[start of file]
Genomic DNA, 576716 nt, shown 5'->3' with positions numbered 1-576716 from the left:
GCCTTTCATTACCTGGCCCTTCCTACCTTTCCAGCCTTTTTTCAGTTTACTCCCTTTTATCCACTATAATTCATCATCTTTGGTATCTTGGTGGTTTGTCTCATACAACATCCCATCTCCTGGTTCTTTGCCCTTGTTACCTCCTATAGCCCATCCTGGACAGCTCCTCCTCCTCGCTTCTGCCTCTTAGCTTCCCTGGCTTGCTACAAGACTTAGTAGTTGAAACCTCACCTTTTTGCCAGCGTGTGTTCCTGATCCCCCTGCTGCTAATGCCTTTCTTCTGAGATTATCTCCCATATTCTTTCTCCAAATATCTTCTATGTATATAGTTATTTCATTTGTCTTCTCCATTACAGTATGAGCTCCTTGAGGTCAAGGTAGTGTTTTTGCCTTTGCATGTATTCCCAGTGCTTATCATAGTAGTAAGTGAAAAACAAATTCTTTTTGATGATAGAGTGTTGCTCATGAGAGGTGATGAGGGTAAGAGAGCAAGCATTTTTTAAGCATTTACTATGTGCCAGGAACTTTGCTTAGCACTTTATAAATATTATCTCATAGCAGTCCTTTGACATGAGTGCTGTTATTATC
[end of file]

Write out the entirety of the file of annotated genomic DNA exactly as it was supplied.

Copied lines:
Genomic DNA, 576716 nt, shown 5'->3' with positions numbered 1-576716 from the left:
GCCTTTCATTACCTGGCCCTTCCTACCTTTCCAGCCTTTTTTCAGTTTACTCCCTTTTATCCACTATAATTCATCATCTTTGGTATCTTGGTGGTTTGTCTCATACAACATCCCATCTCCTGGTTCTTTGCCCTTGTTACCTCCTATAGCCCATCCTGGACAGCTCCTCCTCCTCGCTTCTGCCTCTTAGCTTCCCTGGCTTGCTACAAGACTTAGTAGTTGAAACCTCACCTTTTTGCCAGCGTGTGTTCCTGATCCCCCTGCTGCTAATGCCTTTCTTCTGAGATTATCTCCCATATTCTTTCTCCAAATATCTTCTATGTATATAGTTATTTCATTTGTCTTCTCCATTACAGTATGAGCTCCTTGAGGTCAAGGTAGTGTTTTTGCCTTTGCATGTATTCCCAGTGCTTATCATAGTAGTAAGTGAAAAACAAATTCTTTTTGATGATAGAGTGTTGCTCATGAGAGGTGATGAGGGTAAGAGAGCAAGCATTTTTTAAGCATTTACTATGTGCCAGGAACTTTGCTTAGCACTTTATAAATATTATCTCATAGCAGTCCTTTGACATGAGTGCTGTTATTATC